Start: Burleigh Waters – 85 km – End: Brunswick Heads
We took Burleigh Waters road to Reedy Creek Road, then turned south on Pacific Highway. Lots of traffic, debris on shoulder, but most drivers scooched over to give us extra space. Exit the Highway at Musgrave St (which turns into Marine Parade) and then turn right on Warf Street. Go through the nastiness that is Tweed Heads industrial and sub developments and don’t believe the maps. There are streets that are recorded on the map but don’t go through. No worries though – Stick to Waft Street which turns into Terranora, go south across the bridge on Minjungbal Drive, and join the M1 (Pacific Motorway) to cross the bridge. There’s no two ways about it – this is a scary little bit but hold those handlebars tight, dodge sharp metal bits and confused pidgins and before you know it you’re taking the first exit onto Chinderah Bay Drive. The second left is Wommin Bay Road, which leads to Marine Parade and an amazing bike path (with plenty of water along the way) which one can follow straight along the beach until it spits you out on Tweed Coast Road. That’s also a beautiful ride with a bike path in parts. Stop for a fresh peach and cheap oranges at the fruit stand on the right. Old man might be grumpy but yummy those peaches are juicy! Follow it to Wooyung Road, go across the crazy highway, and turn south at Tweed Valley Way/Brunswick Valley Way (40). Beautiful ride through trees and niceness. We exited at Old Pacific Highway to Brunswick Heads and camped at the caravan park. ($26 for unpowered site – lovely people). The hotel in town had DELICIOUS and big plates of food, the park has water spigots, and we heard the pizza was yummy also.
First day pedaling! How amazing it feels to be back in the saddle. Kilometers whizzed past, the sun shown, and birds sang exotic songs from their tree perches.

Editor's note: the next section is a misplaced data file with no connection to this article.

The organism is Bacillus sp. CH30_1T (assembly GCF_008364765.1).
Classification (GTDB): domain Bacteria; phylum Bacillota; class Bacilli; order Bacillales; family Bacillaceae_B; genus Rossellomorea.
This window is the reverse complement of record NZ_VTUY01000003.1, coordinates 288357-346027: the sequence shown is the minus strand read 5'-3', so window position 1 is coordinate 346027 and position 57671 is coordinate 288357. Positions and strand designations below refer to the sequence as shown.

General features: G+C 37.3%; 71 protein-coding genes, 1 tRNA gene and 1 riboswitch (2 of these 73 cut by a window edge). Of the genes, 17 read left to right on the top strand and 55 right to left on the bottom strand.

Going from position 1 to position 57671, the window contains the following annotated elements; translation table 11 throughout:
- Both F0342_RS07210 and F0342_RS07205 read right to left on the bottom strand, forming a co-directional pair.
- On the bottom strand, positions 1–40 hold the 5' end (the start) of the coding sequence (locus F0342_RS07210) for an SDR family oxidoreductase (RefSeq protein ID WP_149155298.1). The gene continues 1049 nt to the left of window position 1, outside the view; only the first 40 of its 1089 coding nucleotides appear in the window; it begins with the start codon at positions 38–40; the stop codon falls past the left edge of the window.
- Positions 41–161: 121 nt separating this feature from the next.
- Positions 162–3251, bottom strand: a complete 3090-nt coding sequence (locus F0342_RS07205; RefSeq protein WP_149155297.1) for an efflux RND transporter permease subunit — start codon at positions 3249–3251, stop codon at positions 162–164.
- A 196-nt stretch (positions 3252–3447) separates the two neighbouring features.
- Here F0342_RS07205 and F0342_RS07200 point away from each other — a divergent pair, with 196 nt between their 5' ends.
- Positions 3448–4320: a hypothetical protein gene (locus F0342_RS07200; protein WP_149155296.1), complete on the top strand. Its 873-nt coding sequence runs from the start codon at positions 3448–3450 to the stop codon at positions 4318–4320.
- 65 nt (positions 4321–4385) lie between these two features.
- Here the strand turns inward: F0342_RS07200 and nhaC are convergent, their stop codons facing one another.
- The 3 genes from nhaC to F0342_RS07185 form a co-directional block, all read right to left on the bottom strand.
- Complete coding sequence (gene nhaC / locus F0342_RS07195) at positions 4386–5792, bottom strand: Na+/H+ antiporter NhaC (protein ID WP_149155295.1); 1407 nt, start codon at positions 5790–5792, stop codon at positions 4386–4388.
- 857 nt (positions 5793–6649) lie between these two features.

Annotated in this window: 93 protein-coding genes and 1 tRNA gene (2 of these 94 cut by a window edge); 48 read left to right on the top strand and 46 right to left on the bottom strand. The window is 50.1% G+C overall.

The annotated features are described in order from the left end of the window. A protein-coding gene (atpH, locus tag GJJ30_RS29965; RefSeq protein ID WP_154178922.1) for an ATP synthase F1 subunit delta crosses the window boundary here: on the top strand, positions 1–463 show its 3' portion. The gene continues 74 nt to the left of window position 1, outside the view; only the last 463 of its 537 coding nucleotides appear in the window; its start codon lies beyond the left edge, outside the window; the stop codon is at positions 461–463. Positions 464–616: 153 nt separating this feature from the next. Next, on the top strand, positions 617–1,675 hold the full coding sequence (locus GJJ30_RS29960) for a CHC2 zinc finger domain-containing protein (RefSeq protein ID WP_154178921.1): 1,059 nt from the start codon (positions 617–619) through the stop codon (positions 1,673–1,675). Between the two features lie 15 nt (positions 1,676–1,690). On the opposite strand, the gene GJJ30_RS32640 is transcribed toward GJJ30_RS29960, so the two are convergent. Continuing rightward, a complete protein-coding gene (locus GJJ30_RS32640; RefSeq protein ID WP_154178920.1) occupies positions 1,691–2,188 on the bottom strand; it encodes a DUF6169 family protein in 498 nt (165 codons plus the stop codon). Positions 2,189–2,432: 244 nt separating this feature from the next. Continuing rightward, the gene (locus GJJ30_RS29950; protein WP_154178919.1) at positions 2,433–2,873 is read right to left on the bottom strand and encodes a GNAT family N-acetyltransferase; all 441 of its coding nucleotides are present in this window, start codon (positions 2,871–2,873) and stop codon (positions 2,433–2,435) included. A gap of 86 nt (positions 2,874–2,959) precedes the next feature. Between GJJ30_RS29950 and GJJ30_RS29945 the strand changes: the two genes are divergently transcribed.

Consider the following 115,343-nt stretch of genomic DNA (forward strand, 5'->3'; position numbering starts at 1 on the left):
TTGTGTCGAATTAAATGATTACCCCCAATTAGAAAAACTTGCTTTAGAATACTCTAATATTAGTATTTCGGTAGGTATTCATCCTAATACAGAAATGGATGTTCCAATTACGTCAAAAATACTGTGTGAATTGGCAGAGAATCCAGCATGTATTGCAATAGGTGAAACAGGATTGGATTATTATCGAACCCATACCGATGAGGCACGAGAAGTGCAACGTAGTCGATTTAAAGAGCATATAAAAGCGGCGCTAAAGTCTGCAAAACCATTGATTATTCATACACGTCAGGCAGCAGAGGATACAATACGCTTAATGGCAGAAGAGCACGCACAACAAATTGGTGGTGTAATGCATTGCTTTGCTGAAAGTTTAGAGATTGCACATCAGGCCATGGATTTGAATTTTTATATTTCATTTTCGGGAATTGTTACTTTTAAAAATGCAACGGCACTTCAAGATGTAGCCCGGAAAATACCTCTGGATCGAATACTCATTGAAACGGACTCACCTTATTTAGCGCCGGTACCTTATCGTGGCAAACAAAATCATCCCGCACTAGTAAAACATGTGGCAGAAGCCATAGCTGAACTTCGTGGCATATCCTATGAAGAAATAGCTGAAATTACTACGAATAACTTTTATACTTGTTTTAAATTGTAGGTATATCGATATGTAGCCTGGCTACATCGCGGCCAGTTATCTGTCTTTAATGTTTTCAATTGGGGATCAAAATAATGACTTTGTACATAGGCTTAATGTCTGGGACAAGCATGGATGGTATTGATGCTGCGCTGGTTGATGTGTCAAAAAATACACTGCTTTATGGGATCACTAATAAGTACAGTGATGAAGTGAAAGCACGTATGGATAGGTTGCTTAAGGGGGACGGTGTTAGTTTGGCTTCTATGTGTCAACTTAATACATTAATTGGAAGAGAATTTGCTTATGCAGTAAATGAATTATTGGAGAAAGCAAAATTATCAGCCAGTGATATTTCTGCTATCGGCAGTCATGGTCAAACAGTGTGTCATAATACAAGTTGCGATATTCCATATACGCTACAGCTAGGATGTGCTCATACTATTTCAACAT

Beach tents and stages in Coolingata were all that remained from the Quicksilver Pro surf competition, just finished the day before. An old man clumsily mishandled the camera when we asked him to take a picture of us and our bikes straddling the Queensland/ New South Wales border.
It’s the thought that counts anyway, thanks mate. Through a scary highway bridge (trucks’ mighty wind confusing a lost pidgin – we understand!) and dead-end roads in a half-finished subdevelopment. One steep incline later we shared a simple lunch of crackers and tuna along a beautiful bike path. A lady fed the magpies next to us, then left. They attacked us until an old man sat down in the ladies’ spot and fed them from his hand. They stopped cawing at us and satisfied themselves with death glares as they gorged on Bird Man’s offerings. Whatever, we thought, and pedaled away along the beautiful bike path.
A little farther down the road I noticed a little *click* noise. Never good. I look down and spot a little link of chain that has come loose – just one link, but you know what they say…
So, I bend it back the best I can and decide to shorten the chain a bit farther down the road – there’s no shade and the shoulder is quite narrow where it happened. By the time I catch up to Shaun there are signs for a fruit stand, so we obviously pedal onwards and stop with a peach. The old man at the fruit stand has a wrench and some oil grease, and tries to smash the chain open. I cringe and he gives me the tools, I think a bit hurt at my protectiveness. As I extract my chain tool a little blue car pulls over and a tall, shirtless, tattooed guy gets out with a big smile. “Hows yas going?” He says. Goooooood, just fixing a silly chain, I say. He replies, “Move over! I’m a retired long-distance cyclist and I LOVE fixing chains!” Shaun, his dreadlocked girlfriend, and I watch as he removes a link and expertly relinks the chain with obvious pleasure. Great! Thanks! No, Thank YOU, he says. They buy peaches, we buy one more nectarine, and off we pedal to Brunswick Heads. I speculate we met the guy who would have won the Tour de France if Lance hadn’t. Our friend had that champion air about him…
A lovely park invites us to refill our waterbottles in Brunswick Heads. A brick hotel sits quitely across the street, and a small coffee shop trickles into the sidewalk. We debate: Brunswick Heads now or Byron Bay in an hour? Brunswick Heads wins out – we’re tired! Little fish nibble our toes, big fish refuse to bite the bait dangled from the little wooden bridge, and we sleep soundly in our little campsite.
Brunswick Heads is a very small town.